STOCKHOLM (Reuters) – Electric heavy trucks will soon be able to compete economically with diesel trucks as battery technology rapidly improves, a study by Sweden-based think tank the Stockholm Environment Institute (SEI) showed on Thursday.
A green shift in the transport sector, which generates roughly a quarter of global carbon dioxide emissions, is seen as important to help align with globally agreed climate goals.
Battery-powered trucks have often been dismissed as too costly to replace diesel trucks in many capacities, with batteries too heavy for long-haul freight.
But researchers at SEI said a tipping point was now in sight.
“Battery technology is very close to a threshold that makes electric trucks feasible and economically competitive. All that is missing is one companion component: fast charging,” said Bjorn Nykvist, senior researcher at SEI.
The study, which evaluated costs, energy use, and battery pack weight, showed that the availability of fast, high-capacity charging was key, as that meant truck batteries could be kept relatively small and light.
This should be an incentive to the private sector and policy makers to focus on making charging infrastructure more available, said co-author Olle Olsson.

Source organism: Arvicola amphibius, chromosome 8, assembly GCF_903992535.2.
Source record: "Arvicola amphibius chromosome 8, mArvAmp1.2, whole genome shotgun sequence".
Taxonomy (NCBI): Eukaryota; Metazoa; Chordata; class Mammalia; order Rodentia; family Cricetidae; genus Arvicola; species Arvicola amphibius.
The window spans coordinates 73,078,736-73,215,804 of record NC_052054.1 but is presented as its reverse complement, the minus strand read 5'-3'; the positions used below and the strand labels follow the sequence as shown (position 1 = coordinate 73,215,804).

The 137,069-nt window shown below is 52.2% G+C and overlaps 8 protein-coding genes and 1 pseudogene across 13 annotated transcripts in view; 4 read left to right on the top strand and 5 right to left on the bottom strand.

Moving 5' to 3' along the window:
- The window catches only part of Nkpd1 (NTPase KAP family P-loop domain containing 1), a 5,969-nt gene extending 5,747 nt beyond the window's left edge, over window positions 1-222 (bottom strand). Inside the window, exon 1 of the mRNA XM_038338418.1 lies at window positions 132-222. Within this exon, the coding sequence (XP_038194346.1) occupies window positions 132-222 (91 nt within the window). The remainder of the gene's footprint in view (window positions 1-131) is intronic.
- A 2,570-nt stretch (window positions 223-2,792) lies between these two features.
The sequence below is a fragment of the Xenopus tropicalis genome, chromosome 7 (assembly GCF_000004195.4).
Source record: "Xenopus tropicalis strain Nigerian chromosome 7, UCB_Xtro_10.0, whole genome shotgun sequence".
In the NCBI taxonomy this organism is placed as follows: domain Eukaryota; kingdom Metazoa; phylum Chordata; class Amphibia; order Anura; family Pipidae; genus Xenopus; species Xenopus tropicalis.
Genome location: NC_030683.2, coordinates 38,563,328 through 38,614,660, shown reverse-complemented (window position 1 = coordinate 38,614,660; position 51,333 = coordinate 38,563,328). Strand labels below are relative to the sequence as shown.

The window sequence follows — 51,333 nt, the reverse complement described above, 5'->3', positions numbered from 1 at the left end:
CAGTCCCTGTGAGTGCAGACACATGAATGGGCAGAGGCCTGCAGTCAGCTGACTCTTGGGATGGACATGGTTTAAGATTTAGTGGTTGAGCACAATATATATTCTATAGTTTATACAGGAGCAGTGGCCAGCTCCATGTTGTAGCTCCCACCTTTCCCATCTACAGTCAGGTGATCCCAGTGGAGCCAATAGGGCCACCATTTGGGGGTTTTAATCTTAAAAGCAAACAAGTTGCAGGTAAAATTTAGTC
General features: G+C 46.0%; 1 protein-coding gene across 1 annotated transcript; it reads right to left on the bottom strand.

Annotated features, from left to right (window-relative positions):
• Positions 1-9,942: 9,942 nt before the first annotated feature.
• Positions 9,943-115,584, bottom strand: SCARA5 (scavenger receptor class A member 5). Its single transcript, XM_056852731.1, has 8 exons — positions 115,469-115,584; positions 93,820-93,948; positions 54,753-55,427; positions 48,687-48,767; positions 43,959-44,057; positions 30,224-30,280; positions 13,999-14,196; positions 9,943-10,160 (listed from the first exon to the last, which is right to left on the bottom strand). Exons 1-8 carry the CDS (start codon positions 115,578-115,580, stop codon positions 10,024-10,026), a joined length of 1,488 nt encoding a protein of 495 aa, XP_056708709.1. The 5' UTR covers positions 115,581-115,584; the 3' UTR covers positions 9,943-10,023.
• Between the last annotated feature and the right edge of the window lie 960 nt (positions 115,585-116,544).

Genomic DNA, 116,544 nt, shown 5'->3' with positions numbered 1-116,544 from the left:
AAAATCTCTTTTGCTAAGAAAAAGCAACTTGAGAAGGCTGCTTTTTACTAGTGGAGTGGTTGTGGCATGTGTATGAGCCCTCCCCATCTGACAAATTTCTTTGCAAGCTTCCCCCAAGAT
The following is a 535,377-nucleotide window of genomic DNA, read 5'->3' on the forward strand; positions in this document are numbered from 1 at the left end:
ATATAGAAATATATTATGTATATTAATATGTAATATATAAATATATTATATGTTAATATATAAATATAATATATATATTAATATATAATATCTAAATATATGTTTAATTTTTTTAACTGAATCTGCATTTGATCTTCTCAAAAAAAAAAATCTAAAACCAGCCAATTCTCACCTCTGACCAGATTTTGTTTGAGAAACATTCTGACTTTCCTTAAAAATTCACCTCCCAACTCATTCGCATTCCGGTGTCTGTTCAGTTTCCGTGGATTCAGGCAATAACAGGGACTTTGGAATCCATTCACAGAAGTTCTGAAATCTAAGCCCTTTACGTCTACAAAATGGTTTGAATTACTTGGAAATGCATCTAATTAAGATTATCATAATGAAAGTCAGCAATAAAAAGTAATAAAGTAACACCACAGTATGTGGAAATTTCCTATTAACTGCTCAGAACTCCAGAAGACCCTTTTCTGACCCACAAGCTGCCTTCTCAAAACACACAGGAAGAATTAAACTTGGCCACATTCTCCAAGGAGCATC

“In many settings, electric freight trucks can play an important role in reducing emissions from heavy transport,” he said.
Research by Capgemini Invent, part of Capgemini Group, recently showed that electric trucks are among 55 clean technologies that can help the European Union reach its goal of climate neutrality by mid-century.
General Motors Co and electric truck startup Nikola Corp said last year they would join forces to build electric pickup trucks and fuel cell commercial trucks to take on Tesla Inc.
Volvo Trucks, Sweden’s AB Volvo’s main truck brand, aims to sell a complete range of electric, heavy-duty trucks in Europe starting this year.